Dangerous Substances and Explosive Atmospheres Regulations (DSEAR)
What is the purpose of this legislation?
DSEAR replaced various items of legislation in 2002, consolidating regulation relating to the management and control of risks to safety posed by:
- substances corrosive to metals.
Some of the largest fires in the UK have been due to inadequately controlled ignition sources in areas where an explosive atmosphere is or becomes present, caused, for example, by highly flammable liquids or combustible dusts. Where all of the necessary measures have been taken to properly comply with DSEAR then the risk of a fire and explosion can usually be satisfactorily controlled, but if they are not in place then lives and business can be put at serious risk.
Who is responsible for compliance?
Employers and the self-employed. Complying with DSEAR is required for most business in Great Britain – there are just a few exceptions.
What needs to be done?
Establish what dangerous substances are being used or stored on the premises and have a risk assessment carried out by a competent person with the right knowledge and experience. This assessment needs to consider:
- the properties of the substance, for example explosive, oxidising, highly flammable, corrosive to metal;
- the quantity involved;
- how the substance is used, processed, moved and stored;
- the likelihood that an explosive atmosphere may occur;
- the extent to which ignition sources (including electrostatic discharge, i.e. static electricity) are present in the area;
- the scale of the likely fire/ explosion;
- the extent to which corrosive substances might cause damage to metal/ metal-containing structures (potentially resulting in reduced structural integrity);
- places connected by openings to areas where explosive atmospheres may arise.
If it is identified that an area might have an explosive atmosphere (even for short periods), it must be allocated a ‘zone’, as defined by the regulations.
The DSEAR zones are:
- Zone 0 – A place in which an explosive atmosphere consisting of a mixture with air of dangerous substances in the form of gas, vapour or mist is present continuously, or for long periods or frequently.
- Zone 1 – A place in which an explosive atmosphere consisting of a mixture with air of dangerous substances in the form of gas, vapour or mist is likely to occur in normal operation occasionally.
- Zone 2 – A place in which an explosive atmosphere consisting of a mixture with air of dangerous substances in the form of gas, vapour or mist is not likely to occur in normal operation but, if it does occur, will persist for a short period only.
- Zone 20 – A place in which an explosive atmosphere in the form of a cloud of combustible dust in air is present continuously, or for long periods or frequently.
- Zone 21 – A place in which an explosive atmosphere in the form of a cloud of combustible dust in air is likely to occur in normal operation occasionally.
- Zone 22 – A place in which an explosive atmosphere in the form of a cloud of combustible dust in air is not likely to occur in normal operation but, if it does occur, will persist for a short period only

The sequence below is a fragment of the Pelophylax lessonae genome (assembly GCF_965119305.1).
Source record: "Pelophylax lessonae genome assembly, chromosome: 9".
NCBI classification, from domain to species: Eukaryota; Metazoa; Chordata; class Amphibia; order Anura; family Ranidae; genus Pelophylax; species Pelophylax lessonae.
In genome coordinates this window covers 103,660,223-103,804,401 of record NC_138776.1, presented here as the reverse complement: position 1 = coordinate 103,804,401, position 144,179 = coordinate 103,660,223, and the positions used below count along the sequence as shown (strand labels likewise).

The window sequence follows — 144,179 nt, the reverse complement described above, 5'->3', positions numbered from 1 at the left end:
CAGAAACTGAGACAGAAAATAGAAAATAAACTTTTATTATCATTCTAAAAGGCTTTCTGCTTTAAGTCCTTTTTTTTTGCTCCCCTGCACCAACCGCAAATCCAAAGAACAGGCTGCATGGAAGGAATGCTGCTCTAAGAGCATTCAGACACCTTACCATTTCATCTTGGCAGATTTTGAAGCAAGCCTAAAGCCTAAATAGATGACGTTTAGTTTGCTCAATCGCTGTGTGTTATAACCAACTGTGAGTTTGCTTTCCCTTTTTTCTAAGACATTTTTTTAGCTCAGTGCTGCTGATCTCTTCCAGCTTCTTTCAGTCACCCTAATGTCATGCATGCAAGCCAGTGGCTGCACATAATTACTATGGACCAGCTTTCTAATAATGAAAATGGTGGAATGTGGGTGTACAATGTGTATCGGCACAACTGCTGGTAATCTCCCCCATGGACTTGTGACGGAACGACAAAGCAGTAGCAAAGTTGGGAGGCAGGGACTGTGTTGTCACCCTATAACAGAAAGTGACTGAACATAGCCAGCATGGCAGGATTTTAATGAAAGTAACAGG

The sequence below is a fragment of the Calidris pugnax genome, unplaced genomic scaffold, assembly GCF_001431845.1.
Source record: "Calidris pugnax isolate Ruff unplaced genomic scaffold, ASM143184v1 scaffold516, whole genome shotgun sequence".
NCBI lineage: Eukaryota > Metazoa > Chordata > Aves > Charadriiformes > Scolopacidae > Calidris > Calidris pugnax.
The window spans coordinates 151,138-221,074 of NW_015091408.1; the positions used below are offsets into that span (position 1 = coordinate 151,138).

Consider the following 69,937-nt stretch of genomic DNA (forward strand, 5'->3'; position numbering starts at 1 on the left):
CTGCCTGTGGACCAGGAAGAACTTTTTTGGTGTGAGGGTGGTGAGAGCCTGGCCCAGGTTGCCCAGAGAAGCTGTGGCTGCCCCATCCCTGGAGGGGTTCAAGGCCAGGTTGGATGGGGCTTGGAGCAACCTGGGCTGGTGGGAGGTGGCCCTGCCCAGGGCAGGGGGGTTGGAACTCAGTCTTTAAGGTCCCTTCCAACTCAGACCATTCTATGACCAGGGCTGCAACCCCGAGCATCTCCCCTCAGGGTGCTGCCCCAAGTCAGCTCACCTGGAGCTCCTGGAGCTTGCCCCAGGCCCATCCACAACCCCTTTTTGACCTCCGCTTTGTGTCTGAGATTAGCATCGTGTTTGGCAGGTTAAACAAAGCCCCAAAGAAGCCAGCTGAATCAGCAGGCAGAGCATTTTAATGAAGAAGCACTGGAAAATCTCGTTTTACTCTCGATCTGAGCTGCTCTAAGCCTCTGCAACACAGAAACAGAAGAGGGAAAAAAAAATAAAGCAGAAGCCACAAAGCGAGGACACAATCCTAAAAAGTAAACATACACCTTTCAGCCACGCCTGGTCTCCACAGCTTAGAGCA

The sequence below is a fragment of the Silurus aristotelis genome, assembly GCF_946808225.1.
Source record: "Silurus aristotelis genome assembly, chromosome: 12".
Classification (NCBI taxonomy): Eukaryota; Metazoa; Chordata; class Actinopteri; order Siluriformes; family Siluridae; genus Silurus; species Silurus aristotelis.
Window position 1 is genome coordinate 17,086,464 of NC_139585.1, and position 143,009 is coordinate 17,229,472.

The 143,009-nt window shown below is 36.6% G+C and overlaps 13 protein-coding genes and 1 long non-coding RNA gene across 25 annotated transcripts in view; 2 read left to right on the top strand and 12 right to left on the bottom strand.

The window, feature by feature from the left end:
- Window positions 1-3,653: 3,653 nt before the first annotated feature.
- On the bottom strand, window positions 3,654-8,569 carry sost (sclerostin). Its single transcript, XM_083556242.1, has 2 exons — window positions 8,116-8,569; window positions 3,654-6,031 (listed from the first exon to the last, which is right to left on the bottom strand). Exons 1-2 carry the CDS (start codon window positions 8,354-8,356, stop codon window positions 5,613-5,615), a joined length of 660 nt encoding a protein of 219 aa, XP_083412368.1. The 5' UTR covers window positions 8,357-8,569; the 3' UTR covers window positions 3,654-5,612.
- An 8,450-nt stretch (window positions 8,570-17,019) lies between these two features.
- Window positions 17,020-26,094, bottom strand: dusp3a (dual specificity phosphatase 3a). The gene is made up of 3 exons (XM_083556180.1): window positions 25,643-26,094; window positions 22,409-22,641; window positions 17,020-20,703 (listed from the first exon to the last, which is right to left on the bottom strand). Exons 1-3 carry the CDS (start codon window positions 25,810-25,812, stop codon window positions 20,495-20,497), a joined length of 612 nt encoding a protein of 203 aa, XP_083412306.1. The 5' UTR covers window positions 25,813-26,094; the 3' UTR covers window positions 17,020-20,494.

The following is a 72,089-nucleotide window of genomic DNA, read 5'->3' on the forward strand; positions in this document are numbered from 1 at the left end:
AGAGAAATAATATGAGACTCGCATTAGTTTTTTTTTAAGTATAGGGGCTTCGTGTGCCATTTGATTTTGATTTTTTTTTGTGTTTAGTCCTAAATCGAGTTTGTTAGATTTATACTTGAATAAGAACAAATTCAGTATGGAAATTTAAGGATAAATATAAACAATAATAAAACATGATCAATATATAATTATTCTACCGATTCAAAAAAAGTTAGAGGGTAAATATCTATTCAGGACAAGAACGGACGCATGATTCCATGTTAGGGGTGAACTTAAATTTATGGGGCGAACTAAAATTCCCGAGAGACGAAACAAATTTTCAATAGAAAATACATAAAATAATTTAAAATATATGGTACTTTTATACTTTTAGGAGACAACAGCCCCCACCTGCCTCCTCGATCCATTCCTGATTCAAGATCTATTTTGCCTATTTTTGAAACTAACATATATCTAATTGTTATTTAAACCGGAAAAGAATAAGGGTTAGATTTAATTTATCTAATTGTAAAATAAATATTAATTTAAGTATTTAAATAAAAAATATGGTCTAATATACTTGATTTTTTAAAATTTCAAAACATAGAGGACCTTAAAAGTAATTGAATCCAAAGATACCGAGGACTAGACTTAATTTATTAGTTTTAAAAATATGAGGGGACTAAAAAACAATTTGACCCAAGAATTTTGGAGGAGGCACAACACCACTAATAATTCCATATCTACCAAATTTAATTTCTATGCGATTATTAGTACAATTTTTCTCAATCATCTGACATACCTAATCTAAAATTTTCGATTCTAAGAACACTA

Entry points into ‘zoned’ areas must be marked with black-edged triangular signs that have yellow backgrounds and are marked with the letters ‘EX’ in black (as described in Schedule 4 of DSEAR). Additional specific requirements may apply, in addition to the above, depending on the area being assessed – your competent person must know and understand these, as well as being able to identify what equipment you are already using within ‘zoned’ areas.
For risk reduction, the regulations set out an order of priority in which mitigation measures, that could prevent the spread of a fire or explosion and reduce the potential number of employees exposed, should be applied.
These measures include:
- reduction in quantity
- control of vapour release
- explosive atmosphere avoidance
- removal of hazardous vapours, gases, dusts, etc.
- control of ignition sources (including static electricity).
If you have a new building, new area or if there is going to be a change in processes or equipment that may result in an explosive atmosphere, then it must be confirmed as being safe by a person competent in the field of explosion protection for your trade. This is referred to as the verification process.
Recommended reading on the Health and Safety Executive (HSE) website:
When considering issues relating to dangerous substances and explosive atmospheres, you may also need to consider the following legislation, in additon to DSEAR:
Equipment and Protective Systems Intended for Use in Potentially Explosive Atmospheres Regulations
Where explosive atmospheres may occur, equipment (including electrical equipment) and protective systems must be selected on the basis of the requirements of these regulations. With regards to DSEAR, only equipment that meets the following categories, as defined by the Equipment and Protective Systems Intended for Use in Potentially Explosive Atmospheres Regulations must be used. These categories indicate whether they are suitable for use around certain gases, vapours, mists, and dusts.
- In zone 0 or zone 20, use only category 1 equipment.
- In zone 1 or zone 21, use category 1 or 2 equipment.
- In zone 2 or zone 22, use category 1, 2 or 3 equipment.
Dangerous Substances (Notification and Marking of Sites) Regulations 1990 (NAMOS)
NAMOS sets out notification requirements for hazardous sites where dangerous substances may be present. For example, the Fire and Rescue Service and the relevant enforcing authority (for the purpose of the Health and Safety at Work Act) must be notified about any site with a total quantity of 25 tonnes or more of dangerous substances (as defined) and provided with specified information.
The regulations also include requirements for warning signage and further notification when specified changes take place at the site.